Warren Zevon, Patty Hearst, and Marshall Applewhite help us understand how the Republicans have lost their stinkin' minds.
PUBLISHED IN THE MICHIGAN ADVANCE
Warren Zevon wrote the lyric “Patty Hearst heard the burst of Roland’s Thompson gun and bought it,” in a 1978 song, referencing the kidnapping and radicalization of the heiress by the Symbionese Liberation Army (SLA).
If Zevon were alive today he might update that lyric to read, “The GOP read the worst of Donald’s Twitter thumb and no one fought it.” The $64,000 question is why have they so entirely acceded to Trump’s MAGA cult?
The state party’s transformation didn’t start with Trump. But his weak polling could plunge MIGOP into wrack and ruin.
PUBLISHED IN THE BULWARK
Simon & Garfunkel sang “Michigan seems like a dream to me now” as they went off to look for America. That lyric could well be running through the noggins of those in the Trump campaign and the Republican apparatus come fall, as they hope to reprise Trump’s shocking victory in the state in 2016.
A state that was on very few people’s radar in 2016 has become the center of the political universe this year, as our governor, Gretchen Whitmer, feuds with the president and as legions of political reporters travel to our state’s diners in an attempt to understand what they missed the last time around.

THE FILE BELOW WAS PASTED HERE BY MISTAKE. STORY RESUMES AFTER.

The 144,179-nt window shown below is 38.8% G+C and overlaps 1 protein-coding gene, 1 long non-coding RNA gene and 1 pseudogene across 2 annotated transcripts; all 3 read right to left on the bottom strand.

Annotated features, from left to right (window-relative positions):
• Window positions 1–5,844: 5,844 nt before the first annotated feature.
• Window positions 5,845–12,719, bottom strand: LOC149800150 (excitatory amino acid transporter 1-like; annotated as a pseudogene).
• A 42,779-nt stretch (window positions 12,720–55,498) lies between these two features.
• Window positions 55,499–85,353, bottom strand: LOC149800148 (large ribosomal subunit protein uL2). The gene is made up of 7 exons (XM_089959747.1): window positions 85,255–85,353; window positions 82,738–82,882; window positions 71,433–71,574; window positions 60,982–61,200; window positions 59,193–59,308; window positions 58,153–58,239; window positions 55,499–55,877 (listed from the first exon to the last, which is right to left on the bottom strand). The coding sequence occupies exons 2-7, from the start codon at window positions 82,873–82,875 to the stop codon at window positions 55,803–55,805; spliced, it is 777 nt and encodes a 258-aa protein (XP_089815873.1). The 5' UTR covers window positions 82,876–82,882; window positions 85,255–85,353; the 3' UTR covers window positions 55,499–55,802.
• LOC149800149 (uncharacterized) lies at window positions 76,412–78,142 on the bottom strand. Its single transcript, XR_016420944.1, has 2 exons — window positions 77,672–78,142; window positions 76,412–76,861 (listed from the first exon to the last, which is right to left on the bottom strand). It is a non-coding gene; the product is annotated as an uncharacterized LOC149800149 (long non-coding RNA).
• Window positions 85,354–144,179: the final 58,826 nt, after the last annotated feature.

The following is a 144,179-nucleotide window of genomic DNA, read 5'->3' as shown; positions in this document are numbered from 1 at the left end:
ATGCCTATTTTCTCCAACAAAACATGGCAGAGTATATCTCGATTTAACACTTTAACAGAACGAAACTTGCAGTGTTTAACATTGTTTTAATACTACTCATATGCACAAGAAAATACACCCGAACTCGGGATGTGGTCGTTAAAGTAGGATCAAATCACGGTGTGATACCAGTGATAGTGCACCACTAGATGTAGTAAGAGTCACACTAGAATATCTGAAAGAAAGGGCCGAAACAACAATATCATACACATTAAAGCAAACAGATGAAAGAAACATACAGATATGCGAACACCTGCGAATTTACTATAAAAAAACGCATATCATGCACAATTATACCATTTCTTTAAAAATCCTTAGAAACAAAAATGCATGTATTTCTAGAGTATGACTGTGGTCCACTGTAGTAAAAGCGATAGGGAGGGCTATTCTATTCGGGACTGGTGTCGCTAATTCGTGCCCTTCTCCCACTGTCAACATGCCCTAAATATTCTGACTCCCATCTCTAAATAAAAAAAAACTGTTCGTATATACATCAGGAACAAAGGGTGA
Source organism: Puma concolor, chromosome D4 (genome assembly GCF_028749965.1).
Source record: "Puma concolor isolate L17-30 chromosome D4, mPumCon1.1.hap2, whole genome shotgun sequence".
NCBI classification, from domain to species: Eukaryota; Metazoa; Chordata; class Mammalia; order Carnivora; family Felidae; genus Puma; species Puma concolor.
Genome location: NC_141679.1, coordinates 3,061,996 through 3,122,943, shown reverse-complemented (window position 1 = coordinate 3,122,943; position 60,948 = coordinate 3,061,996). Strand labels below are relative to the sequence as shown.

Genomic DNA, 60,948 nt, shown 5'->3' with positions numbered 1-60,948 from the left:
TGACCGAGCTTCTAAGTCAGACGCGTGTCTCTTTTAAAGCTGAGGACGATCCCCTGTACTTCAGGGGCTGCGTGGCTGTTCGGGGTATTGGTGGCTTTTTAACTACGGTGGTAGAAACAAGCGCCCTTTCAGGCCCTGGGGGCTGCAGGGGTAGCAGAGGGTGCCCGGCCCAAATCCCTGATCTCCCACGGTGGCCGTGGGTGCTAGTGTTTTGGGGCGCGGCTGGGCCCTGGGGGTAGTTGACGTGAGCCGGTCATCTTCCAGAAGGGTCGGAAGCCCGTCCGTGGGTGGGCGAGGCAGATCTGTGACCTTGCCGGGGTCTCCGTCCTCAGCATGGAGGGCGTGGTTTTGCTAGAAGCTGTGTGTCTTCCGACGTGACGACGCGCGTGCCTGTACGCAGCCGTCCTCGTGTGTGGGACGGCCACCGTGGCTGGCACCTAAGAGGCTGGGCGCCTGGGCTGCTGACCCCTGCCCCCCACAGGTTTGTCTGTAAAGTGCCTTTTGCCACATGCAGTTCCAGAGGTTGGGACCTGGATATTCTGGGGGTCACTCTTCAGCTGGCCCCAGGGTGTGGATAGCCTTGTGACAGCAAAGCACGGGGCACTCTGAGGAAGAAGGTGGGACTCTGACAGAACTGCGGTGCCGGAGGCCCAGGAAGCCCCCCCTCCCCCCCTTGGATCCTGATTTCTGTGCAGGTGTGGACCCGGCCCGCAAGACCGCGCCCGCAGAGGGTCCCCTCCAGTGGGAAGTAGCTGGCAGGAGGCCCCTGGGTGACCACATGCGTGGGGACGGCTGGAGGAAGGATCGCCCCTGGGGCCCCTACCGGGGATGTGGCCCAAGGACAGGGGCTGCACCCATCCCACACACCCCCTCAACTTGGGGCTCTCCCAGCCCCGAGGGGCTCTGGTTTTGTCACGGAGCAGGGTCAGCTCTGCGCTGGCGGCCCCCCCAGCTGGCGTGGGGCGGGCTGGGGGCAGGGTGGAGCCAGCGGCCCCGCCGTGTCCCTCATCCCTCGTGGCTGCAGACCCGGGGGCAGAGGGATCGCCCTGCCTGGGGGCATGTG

A white guy’s primer for other whites in the aftermath of George Floyd’s murder
PUBLISHED ON MEDIUM
Listen up, Goldilocks. No one has the time or patience for your moral relativism and false-equivalencies bullshit anymore. Too hard. Too soft. Too damn bad. ‘Just right’ is for children’s stories. This is the real world. Please stop with the “it’s horrible a defenseless black man was murdered by the police, but these disruptive and angry demonstrations aren’t helping and need to stop.” Try instead, “It’s too bad these disruptive and angry demonstrations are necessary, but we need to finally stop the systemic problem of murder and abuse of blacks by the police.”
You don’t get to decide how black and brown people, or white people who support them, protest injustice and combat racism. It’s time you grow up and realize you don’t make those rules. It’s not about your comfort or contentment. Your role now is to listen, learn, try to understand, and perhaps join them — not to set the parameters for people of color to accommodate you as they demand cultural change and legal justice. If you can manage that, things can get better. If you can’t, buckle up sister, because it’s gonna be a rough road ahead.